BT vs FSM vs VS

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  • #663

    Hey all,

    I copied this from Dbone over on the Unity forums, posting now to help answer a current question:

    NodeCanvas is Behaviour Trees and Finite State Machines, whereas FlowCanvas is much more similar to traditional scripting.
    Being a non-coder (well… almost) myself, here’s my perhaps a little oversimplified understanding of the three approaches, BT, FSM, and actual Visual Scripting FROM A NON-CODER’S PERSPECTIVE:

    Technically BT and FSM are considered visual scripting, but in reality it’s more arrangement than scripting IMHO.

    For the purposes of this write up, ACTIONS are blocks of C# code, represented in a node on a graph, and are made to accomplish a particular small task. Usually a single task.

    BT – Behaviour trees are a GROUPING of conditional actions that can run at the same time or independently. They react to changes (conditions) immediately and fire off actions as a change is detected. Any number of actions can be fired off simultaneously from one behaviour tree.

    FSM – Finite State machines are a SERIES of SOMETIMES conditional actions that run one after another. Actions are contained within “States” (another name for groups of actions) and only one state can run at a time. They most commonly are setup to switch between states after evaluating a variable. Eg: State 1 has an action that says: If boolean “A” is true, switch to state 2.

    There are great comparisons of the strengths and weaknesses of both of these methods that can be found with a simple google search, but to paraphrase pretty much all of them: they work great together. NodeCanvas also makes it extremely easy to use either, separately or together.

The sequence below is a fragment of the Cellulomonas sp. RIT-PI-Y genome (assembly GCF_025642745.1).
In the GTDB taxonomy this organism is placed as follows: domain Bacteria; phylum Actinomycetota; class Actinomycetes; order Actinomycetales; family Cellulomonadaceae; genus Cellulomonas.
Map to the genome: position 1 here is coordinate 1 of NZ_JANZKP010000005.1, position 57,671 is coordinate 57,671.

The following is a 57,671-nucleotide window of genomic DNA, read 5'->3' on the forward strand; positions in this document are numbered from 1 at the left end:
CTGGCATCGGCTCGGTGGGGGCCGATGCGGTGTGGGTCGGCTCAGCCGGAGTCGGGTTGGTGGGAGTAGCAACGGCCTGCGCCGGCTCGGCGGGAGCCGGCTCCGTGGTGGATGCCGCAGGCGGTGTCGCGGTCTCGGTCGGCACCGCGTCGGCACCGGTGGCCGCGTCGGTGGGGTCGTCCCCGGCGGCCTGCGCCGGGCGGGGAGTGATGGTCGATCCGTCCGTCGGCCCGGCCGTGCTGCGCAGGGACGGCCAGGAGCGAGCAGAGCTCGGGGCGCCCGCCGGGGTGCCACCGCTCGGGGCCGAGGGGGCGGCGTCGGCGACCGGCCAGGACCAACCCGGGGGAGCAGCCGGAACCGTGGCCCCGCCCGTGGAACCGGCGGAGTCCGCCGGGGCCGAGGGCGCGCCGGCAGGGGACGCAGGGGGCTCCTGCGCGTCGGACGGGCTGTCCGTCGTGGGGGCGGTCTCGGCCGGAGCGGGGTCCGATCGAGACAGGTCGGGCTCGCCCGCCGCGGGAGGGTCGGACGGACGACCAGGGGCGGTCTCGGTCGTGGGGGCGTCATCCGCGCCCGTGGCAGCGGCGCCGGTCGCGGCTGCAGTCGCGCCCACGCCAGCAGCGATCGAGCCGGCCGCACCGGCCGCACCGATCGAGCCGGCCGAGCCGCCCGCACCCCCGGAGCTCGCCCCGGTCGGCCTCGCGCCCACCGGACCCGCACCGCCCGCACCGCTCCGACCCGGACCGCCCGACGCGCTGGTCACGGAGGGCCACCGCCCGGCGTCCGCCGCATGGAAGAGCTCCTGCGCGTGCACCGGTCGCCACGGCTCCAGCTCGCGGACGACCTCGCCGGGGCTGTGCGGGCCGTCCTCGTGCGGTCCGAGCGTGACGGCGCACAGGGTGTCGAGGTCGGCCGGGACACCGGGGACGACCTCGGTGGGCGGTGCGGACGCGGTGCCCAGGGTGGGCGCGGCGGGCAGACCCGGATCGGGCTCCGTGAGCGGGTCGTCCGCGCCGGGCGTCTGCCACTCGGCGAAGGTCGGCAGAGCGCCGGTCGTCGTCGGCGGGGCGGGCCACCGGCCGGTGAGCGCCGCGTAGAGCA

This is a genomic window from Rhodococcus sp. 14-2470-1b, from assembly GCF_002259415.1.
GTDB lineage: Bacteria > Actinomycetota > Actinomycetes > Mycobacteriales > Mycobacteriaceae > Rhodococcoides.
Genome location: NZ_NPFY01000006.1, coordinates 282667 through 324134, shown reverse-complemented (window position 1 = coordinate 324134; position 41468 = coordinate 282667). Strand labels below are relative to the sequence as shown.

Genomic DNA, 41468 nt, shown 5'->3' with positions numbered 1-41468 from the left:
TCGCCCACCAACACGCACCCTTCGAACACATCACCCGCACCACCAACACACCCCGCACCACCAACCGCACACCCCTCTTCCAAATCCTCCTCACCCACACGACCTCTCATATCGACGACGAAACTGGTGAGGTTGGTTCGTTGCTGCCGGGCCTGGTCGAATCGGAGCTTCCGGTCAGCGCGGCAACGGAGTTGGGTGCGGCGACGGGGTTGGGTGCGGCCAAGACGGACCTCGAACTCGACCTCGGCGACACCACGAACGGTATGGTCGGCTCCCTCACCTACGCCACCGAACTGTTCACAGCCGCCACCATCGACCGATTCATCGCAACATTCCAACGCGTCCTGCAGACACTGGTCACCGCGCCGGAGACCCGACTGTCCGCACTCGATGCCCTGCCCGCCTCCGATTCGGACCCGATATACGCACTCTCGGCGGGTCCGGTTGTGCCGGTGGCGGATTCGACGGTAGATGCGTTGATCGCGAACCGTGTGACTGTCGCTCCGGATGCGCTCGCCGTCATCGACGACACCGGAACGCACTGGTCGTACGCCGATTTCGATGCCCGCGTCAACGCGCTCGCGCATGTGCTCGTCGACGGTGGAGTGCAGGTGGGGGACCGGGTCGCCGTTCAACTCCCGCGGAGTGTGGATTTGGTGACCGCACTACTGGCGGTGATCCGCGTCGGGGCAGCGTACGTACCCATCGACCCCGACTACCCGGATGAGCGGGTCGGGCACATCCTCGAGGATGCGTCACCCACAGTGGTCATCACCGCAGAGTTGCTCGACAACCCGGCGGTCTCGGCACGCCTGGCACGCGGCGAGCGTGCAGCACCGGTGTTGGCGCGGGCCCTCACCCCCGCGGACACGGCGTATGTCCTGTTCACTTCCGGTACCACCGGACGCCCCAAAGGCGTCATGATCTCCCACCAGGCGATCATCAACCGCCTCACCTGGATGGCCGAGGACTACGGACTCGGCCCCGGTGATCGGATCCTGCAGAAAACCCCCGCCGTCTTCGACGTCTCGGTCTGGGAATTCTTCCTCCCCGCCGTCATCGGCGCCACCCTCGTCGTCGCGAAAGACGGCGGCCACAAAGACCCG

BUT (there’s always a but) both BT’s and FSM’s are reliant on pre-made actions. NodeCanvas comes with many useful actions, and also many ways to get around needing custom ones (google C# code Reflection) but sometimes you’re just out of luck and something needs to be coded.

    Visual Scripting – You can do anything with plain scripting, but not all of us are that lucky (yet). FlowCanvas differs from just writing plain C# scripts in that it takes all the elements (functions, methods, etc) and makes them available on a graph to be wired up, basically giving you the power of scripting without needing to know all the finicky details about the structure and syntax. Without getting too detailed (actually…that might be all the detail I know…) you CAN create a BT and an FSM in FlowCanvas but the process would be more labour intensive and be more confusing visually as to what’s supposed to happen when, simply because you would have to create the logic behind the BT or FSM as well as what it’s supposed to be doing.

    For me, the real payoff of FlowCanvas is having good access to working with the code of OTHER ASSETS without being judged harshly by unforgiving compiler errors. I can’t count how many times I’ve wanted to integrate two different assets and I just can’t because my C# skills are…un-skillful. Usually the integration of two assets needs to happen in code and having specific actions to accomplish that is necessary.

    In summary: FlowCanvas can do nearly everything, but that power comes at a cost (added time, more knowledge needed, and a more complex graph) when you could use a BT or FSM instead with NodeCanvas. For me, that’s 90% of the time, but it’s that last 10% of cases that keeps my projects from completing while I wait for a custom action. FlowCanvas is a god-send, worth every penny, AND is getting me closer to understanding coding concepts without killing me with syntax.

    pixel pusher

    Great summary! Thanks 🙂

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